Legislation out of step with SA’s free market

- Advertisement -

Globally, farmers operate in highly subsidised and protected markets. There are many reasons for this. Agricultural production does not only depend on the production decisions of role players. There are long lags between a decision to increase or decrease production and the actual effect. Products are, in most cases, perishable and produced by many small businesses, while there is heavy concentration in up- and downstream industries.

In South Africa, regulated marketing was developed during and after the Great Depression of the 1930s, and survived until the early 1990s. Since then, agriculture in South Africa has become less regulated, less protected and farmers have learnt to survive with very little government support.

In most First World countries, government is responsible for the collection and dissemination of industry information. Before deregulation in SA, industry information was collected, collated and distributed by the marketing boards, working in co-operation with government.

- Advertisement -

In 1998, the new Marketing of Agricultural Produce Act came into effect and the boards were forced to close down. This largely put an end to the availability of industry information. Agricultural industries soon realised it’s impossible to collect market information on a voluntary basis, and various statutory measures were again put in place to enable organisations to collect information.
This worked quite well for a time.

Side effects
Then, in 1999, the Competition Act came into effect. Its purpose is to promote competition through improving efficiency, providing employment and ensuring the participation of small- and medium-size enterprises along with a greater spread of ownership by previously disadvantaged individuals – all very noble goals.

The act prohibits collusion between businesses on a horizontal and vertical basis, as well as the misuse of a dominant position by a company. Various firms have been prosecuted for contravening the act, and this has earned millions of rands for government.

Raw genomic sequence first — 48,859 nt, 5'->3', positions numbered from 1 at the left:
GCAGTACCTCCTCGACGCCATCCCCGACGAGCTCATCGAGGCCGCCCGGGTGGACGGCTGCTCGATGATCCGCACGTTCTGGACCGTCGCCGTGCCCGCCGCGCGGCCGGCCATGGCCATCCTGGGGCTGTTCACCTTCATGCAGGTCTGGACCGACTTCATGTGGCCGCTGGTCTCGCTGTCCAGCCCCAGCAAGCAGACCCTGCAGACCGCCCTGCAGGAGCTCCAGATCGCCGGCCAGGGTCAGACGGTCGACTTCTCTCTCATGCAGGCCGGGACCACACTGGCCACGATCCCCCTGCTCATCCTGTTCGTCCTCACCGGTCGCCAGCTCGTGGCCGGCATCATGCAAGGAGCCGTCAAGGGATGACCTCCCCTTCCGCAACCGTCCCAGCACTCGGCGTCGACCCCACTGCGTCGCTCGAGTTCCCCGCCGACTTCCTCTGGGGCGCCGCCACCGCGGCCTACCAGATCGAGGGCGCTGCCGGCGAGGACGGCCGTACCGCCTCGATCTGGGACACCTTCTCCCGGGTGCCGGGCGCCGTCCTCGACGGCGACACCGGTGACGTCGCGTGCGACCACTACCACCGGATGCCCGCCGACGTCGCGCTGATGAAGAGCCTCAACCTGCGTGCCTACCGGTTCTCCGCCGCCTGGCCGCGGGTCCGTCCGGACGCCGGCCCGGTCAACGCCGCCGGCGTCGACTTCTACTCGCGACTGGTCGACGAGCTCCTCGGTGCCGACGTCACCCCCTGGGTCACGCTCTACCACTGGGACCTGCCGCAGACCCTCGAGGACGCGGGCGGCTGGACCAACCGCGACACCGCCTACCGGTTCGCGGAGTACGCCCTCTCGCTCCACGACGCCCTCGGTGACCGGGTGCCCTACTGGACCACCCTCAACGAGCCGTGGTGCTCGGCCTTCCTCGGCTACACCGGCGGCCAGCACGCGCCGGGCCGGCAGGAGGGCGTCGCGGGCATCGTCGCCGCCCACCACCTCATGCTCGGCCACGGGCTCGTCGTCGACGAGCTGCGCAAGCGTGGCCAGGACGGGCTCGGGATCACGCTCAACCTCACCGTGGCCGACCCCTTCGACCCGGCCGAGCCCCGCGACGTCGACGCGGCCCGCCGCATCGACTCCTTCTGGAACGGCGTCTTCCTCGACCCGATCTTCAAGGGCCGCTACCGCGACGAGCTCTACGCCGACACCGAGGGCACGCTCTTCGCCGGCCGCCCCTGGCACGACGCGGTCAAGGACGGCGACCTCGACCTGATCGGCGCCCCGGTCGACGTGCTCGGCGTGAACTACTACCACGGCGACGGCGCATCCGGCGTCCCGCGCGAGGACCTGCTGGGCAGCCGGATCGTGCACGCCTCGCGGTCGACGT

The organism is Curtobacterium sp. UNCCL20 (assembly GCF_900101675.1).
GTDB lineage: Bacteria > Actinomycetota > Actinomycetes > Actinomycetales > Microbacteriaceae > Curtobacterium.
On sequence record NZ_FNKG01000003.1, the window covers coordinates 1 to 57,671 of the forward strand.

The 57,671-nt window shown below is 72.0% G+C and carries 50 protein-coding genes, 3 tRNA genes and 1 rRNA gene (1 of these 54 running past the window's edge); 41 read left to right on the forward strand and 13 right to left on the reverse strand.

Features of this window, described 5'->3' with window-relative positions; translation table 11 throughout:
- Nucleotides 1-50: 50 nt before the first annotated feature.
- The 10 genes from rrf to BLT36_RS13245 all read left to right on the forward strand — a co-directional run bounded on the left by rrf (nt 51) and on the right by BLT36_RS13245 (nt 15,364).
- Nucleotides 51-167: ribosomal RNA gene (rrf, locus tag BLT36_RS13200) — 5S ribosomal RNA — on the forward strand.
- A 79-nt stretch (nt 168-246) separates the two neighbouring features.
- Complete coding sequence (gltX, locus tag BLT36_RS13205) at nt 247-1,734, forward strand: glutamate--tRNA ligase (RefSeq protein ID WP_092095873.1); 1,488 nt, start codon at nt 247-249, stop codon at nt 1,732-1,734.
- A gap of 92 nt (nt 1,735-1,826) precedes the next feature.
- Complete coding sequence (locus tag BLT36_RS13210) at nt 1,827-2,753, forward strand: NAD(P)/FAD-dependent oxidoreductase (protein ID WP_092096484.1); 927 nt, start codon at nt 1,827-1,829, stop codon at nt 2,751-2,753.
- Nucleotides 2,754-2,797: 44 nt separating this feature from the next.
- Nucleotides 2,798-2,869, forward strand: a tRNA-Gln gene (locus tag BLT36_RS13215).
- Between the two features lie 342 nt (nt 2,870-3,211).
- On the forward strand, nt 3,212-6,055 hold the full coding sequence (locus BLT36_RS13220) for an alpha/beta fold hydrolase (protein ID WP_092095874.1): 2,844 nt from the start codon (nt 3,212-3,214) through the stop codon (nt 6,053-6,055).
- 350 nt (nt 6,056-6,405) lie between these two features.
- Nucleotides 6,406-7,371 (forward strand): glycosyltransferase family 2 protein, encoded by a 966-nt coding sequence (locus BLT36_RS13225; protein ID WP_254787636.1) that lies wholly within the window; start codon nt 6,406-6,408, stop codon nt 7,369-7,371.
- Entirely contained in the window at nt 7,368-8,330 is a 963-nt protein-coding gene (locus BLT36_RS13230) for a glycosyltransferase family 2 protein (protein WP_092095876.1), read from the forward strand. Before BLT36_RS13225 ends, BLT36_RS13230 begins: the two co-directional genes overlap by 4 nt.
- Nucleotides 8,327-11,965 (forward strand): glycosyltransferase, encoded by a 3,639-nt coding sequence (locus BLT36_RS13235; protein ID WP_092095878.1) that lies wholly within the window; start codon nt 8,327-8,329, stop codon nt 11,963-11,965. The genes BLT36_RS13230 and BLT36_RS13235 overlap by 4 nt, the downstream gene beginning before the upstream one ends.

While this has probably deterred uncompetitive behaviour, there have been various adverse side effects.

For one thing, the Competition Commission views the distribution of information with suspicion. It acknowledges that the exchange of market information may result in enhanced competition, but also emphasises this may limit competition.  Confused? You’re not alone. The commission’s reasoning isn’t very clear here, to say the least.  In fact, it’s the absence of information for all role players that opens the door for anti-competitive behaviour.

Severely hampered
Our competition legislation is probably based on similar legislation in developed countries and, in many cases, international competition case law is used as a guideline for SA situations. If we operated in markets similar to those in Western countries, this would make sense.

As noted, farmers in developed countries are protected against the effects of the free market system through various measures, largely subsidised by government. In South Africa, farmers have no protection, and our competition legislation prohibits joint actions by industry role players.

Thus, while governments in developed countries supply market information and intervene directly in markets to protect farmers, industry organisations who try to provide these services to their members in SA are severely hampered by competition legislation.
Fear of possible action by the Competition Commission is also frequently used as an excuse for not supplying information to industry organisations.

A process of negotiation between these organisations, facilitated by the National Agricultural Marketing Council with the co-operation of the Competition Commission, has made some progress in addressing the information issue. However, serious consideration should be given to whether the current act provides the correct structures to achieve its stated goals, especially given SA’s fairly unique agricultural environment.

Dr Koos Coetzee is an agricultural economist at the MPO. All opinions expressed are his own and don’t reflect MPO policy.
Contact him at [email protected] Please state ‘Global farming’ in the subject line of your email.